According to the Wall Street Journal article, States Ease Use of Life Policies to Pay for Elder Care (June 17, 2013): State lawmakers are encouraging elderly residents to use life insurance as a way to pay for long-term care—and lower the Medicaid tab in the process. The states hope to stop people from dropping their life-insurance policies in order to qualify for Medicaid. “This focuses on middle-class policyholders with coverage worth $100,000 on average,” said Chris Orestis, chief executive of Life Care Funding. “They’re not wealthy enough to pay for long-term care for a long time, and they’re not poor enough to qualify for Medicaid right away.” To keep policy owners from spending settlements frivolously, the bills require that the money go straight to an irrevocable bank account used solely to pay for long-term care.
Insurance, financial and legal advisors need to be aware of this option and how to incorporate it into a long term care financial plan. Families with a life insurance policy that is abandoned, only to later discover it could have been used to pay for long term care now have the legal precedence behind them to hold their advisor responsible.
Where do we go from here?
The world of long term care planning is starting to resemble the Wild West where vigilante justice is being extracted by all sides impacted by the long term care funding crisis. Governments have the right to recover funds from families; courts are ruling in favor of corporate interests going after extended family members to claw-back long term care costs; and in turn, families are going after insurers and advisors years after receiving what they perceive to be “actively concealed”, bad, or incomplete advice.
Advisors are dedicated to helping clients by finding solutions to their needs and problems. The best way to accomplish this is to provide as much information and access to options as possible. Information should not be withheld or solutions ignored – as they say, “ignorance is not an excuse for the law”. It would be an insufficient defense if a doctor were to say that they were unaware of a possible life saving medicine in the market after their patient died. It would be the doctor’s fiduciary responsibility to know about all available medicines in the market and advise their patient accordingly. It is no different for an advisor because that is what their “patient” relies upon—that their trusted advisor is aware of all options to cure what ails them.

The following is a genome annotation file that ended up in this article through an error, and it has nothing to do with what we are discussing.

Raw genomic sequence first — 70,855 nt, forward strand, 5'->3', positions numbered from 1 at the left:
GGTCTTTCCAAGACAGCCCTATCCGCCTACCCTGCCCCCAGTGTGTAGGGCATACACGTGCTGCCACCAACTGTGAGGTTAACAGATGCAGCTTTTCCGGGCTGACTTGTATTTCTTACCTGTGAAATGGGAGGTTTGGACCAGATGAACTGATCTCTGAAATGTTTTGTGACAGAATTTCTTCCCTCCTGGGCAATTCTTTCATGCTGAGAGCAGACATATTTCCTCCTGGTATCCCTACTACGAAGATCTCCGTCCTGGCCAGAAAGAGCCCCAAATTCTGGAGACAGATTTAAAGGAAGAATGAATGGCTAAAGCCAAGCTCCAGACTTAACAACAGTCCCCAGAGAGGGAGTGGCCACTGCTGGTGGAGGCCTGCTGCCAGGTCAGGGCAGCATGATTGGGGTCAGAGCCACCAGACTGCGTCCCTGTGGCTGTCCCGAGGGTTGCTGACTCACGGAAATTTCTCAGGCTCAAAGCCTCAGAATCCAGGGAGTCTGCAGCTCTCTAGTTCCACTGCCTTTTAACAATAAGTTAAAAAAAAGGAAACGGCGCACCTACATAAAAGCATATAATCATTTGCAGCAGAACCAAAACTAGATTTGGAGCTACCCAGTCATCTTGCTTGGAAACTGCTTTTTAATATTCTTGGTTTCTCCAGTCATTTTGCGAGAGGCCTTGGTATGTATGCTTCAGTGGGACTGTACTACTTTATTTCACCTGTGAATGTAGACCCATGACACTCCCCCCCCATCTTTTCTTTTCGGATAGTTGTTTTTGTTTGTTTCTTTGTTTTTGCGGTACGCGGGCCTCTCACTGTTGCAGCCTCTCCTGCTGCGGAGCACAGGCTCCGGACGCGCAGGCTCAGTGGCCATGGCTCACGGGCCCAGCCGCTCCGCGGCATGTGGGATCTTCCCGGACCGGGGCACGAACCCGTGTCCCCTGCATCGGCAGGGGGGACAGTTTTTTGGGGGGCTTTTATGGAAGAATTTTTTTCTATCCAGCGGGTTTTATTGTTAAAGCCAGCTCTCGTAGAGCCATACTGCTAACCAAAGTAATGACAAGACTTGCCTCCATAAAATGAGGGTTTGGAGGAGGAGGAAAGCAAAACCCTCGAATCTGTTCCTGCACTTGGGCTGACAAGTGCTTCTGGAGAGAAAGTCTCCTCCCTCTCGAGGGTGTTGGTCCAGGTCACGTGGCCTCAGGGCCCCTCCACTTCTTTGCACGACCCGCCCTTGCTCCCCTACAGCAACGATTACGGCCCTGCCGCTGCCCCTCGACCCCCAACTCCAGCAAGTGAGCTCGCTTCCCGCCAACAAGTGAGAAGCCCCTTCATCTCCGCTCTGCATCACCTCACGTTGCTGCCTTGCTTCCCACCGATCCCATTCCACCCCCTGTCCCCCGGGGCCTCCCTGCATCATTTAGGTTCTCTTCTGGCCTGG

Angry customers are coming back to sue advisors on the basis that it is the advisor’s responsibility to know and inform them about all available options. Simply not knowing about or ignoring an existing market option will not protect an advisor against this growing trend of angry clients facing financial ruin because of long term care costs that they were unprepared to meet. Clients assume advisors are aware of all options in the market that can help them, and expect to be informed so they can make decisions about how to plan and fund their long term care.
The legal rights of a policy owner
The Supreme Court case of Grigbsy v. Russell (1911) established a life insurance policy owner’s right to transfer or convert the use of an insurance policy. This ruling placed the ownership rights in a life insurance policy on the same legal footing as more traditional property such as real estate, stocks and bonds. As with these other types of personal property, a life insurance policy is an asset and can be converted to another use or transferred at the discretion of the policy owner.
Because a life insurance policy is legally recognized as an asset of the policy owner, it counts against them as an unqualified asset when applying for Medicaid. For Medicaid applicants, it has been standard practice to abandon a life insurance policy if it is within the legally required five year look back spend-down period. Billions worth of in-force life policies are regularly abandoned by uninformed seniors as they enter their “long term care years”. Converting a life insurance policy into a Long Term Care Benefit Plan is a Medicaid qualified spend-down. By converting a life insurance policy instead of abandoning it, the policy owner’s care can be covered as a private pay patient by the Long Term Care Benefit Plan over an extended time frame.